Colorectal Cancer

Colorectal Cancer

Patient Education at Southern Regional

Before you can launch an effective battle against colorectal cancer, it's important to understand the basics. Here you'll find some answers that will help you move forward with a solid grounding in the facts and be able to more effectively fight colorectal cancer.

What is Colorectal Cancer?

Cancer of the colon or rectum is also called colorectal cancer. In the United States, it is the fourth most common cancer in men and women. Caught early, it is often curable. Symptoms can include blood in the stool, narrower stools, a change in bowel habits and general stomach discomfort. However, you may not have symptoms at first, so screening is important.

Prevention and Detection

Beginning at age 50, both men and women should follow one of these five testing schedules:

  • Yearly fecal occult blood test
  • Flexible sigmoidoscopy every 5 years
  • Yearly fecal occult blood test, plus flexible sigmoidoscopy every 5 years
  • Double-contrast barium enema every 5 years
  • Colonoscopy every 10 years
  • People at increased risk (e.g., those with a family history, genetic tendency or past colon cancer) should undergo colorectal cancer screening earlier and/or more often.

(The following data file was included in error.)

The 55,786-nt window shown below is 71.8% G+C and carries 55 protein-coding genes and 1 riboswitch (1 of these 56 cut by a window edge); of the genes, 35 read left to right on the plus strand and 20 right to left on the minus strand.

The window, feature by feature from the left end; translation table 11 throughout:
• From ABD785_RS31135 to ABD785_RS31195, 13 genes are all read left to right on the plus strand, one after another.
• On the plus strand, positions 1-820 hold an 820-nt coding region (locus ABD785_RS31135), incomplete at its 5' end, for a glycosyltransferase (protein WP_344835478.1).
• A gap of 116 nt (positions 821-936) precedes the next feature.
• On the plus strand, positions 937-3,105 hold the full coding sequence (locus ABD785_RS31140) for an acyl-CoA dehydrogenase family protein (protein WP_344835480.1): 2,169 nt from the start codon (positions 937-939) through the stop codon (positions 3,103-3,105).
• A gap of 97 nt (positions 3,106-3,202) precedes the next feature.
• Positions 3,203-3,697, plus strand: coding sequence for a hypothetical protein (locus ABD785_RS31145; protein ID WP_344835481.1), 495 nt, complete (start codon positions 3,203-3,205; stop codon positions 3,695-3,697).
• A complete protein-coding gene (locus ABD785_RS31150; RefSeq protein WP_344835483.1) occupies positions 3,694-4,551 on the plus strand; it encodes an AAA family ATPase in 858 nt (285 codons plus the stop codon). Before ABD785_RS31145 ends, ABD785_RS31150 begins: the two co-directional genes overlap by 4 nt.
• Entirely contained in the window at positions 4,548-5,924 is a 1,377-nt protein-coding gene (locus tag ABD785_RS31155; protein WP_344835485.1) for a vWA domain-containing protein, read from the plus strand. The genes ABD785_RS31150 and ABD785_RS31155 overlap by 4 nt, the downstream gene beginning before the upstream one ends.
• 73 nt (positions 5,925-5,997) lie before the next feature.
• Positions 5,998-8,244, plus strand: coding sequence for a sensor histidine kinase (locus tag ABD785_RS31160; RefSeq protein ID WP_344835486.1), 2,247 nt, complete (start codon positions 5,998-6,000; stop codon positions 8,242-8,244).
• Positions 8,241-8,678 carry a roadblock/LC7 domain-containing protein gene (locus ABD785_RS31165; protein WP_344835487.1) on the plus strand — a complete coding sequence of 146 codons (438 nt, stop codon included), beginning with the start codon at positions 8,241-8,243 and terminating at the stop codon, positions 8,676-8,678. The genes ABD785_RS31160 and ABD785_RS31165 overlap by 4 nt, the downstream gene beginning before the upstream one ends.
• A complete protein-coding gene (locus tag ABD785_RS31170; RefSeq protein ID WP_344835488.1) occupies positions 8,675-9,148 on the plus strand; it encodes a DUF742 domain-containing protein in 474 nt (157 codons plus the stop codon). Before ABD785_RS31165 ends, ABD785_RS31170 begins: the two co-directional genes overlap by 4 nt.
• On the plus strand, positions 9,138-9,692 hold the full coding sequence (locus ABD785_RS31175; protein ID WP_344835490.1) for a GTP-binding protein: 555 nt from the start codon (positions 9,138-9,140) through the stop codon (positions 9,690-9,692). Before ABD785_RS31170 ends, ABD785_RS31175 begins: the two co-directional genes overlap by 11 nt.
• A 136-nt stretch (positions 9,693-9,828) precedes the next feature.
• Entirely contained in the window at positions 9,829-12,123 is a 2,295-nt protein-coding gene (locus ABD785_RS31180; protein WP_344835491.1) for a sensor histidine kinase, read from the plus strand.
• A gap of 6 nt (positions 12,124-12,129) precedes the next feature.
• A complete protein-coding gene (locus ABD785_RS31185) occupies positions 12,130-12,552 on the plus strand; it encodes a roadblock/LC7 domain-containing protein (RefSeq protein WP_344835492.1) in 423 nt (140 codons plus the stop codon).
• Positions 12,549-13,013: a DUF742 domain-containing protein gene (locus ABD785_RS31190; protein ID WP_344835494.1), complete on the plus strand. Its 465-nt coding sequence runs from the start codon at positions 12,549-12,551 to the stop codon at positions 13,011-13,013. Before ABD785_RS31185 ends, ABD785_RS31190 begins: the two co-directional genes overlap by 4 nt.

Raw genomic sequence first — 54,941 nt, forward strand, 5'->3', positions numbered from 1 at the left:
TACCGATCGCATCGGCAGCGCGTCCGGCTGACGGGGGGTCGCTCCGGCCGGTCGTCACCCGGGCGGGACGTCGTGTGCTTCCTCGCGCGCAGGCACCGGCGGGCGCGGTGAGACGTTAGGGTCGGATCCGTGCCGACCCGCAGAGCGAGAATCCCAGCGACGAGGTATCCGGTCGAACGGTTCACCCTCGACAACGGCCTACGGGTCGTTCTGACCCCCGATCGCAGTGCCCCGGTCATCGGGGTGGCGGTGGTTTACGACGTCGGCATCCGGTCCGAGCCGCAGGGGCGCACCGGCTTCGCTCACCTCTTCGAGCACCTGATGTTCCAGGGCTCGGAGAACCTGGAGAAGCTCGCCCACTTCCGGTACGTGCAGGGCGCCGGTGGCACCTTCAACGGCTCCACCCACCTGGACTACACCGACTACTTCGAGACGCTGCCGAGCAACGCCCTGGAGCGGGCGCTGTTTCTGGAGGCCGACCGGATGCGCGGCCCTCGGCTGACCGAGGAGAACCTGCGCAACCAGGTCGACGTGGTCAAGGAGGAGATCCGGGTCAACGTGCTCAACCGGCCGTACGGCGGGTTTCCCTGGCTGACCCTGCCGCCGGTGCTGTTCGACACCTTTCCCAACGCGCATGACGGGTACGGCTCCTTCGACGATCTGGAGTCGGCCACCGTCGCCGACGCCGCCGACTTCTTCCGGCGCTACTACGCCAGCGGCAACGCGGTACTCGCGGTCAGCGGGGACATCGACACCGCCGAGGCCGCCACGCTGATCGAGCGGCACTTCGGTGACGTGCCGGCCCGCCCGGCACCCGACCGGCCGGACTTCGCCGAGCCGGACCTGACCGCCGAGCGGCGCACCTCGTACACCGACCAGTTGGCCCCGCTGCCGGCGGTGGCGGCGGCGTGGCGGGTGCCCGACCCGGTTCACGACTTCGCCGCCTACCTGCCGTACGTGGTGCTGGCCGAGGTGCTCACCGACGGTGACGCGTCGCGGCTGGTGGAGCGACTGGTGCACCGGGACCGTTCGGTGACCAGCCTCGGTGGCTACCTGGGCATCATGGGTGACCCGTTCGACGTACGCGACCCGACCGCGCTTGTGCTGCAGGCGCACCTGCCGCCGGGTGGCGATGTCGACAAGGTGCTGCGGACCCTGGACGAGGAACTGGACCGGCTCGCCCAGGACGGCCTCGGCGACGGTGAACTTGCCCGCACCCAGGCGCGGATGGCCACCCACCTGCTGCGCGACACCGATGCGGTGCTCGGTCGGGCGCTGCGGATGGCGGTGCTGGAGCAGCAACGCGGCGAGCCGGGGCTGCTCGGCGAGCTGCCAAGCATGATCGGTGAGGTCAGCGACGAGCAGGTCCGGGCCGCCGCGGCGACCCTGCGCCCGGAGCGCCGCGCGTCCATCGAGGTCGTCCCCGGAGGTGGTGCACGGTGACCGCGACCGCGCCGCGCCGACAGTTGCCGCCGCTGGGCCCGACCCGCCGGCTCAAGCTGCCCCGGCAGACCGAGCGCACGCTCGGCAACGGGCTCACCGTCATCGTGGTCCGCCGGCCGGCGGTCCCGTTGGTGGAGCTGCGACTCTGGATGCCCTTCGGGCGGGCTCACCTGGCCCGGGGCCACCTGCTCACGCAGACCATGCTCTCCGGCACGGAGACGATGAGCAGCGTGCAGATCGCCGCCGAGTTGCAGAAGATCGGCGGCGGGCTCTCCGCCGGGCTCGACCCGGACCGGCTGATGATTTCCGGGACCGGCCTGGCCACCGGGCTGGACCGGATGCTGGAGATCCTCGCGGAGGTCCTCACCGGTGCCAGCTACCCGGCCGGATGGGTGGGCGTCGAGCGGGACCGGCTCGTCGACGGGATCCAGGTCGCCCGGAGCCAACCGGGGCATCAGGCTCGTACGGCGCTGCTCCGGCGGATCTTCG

Risk Factors

The following risk factors increase the chance of developing colorectal cancer.

A family history of colorectal cancer

Age – Over 50 years. More than 90% of people with colorectal cancer are older than 50.

Genetic risk factors

Ethnic background – Jews of Eastern European descent (Ashkenazi Jews) are thought to have a higher rate of colorectal cancer.

Personal history – Personal history of colorectal cancer, colorectal polyps or chronic inflammatory bowel disease

Physical inactivity

Obesity – If you are very overweight, your risk of dying of colorectal cancer is increased.

Diabetes – People with diabetes have a 30% to 40% increased chance of developing colorectal cancer.

Smoking – Recent studies indicate that smokers are 30% to 40% more likely than nonsmokers to die from colorectal cancer.

Alcohol intake – Colorectal cancer has been linked to the heavy use of alcohol.

Treatment Options

In recent years, there have been many advances in treatments for colorectal cancer, including many minimally invasive procedures performed here, at Southern Regional, by some of the region's most advanced colorectal surgeons. There is an extensive menu of treatment choices that fight the complex mix of cells in each individual cancer.

Southern Regional provides the most advanced treatments and state-of-the-art surgical options. And we have plenty of resources to help you make informed decisions.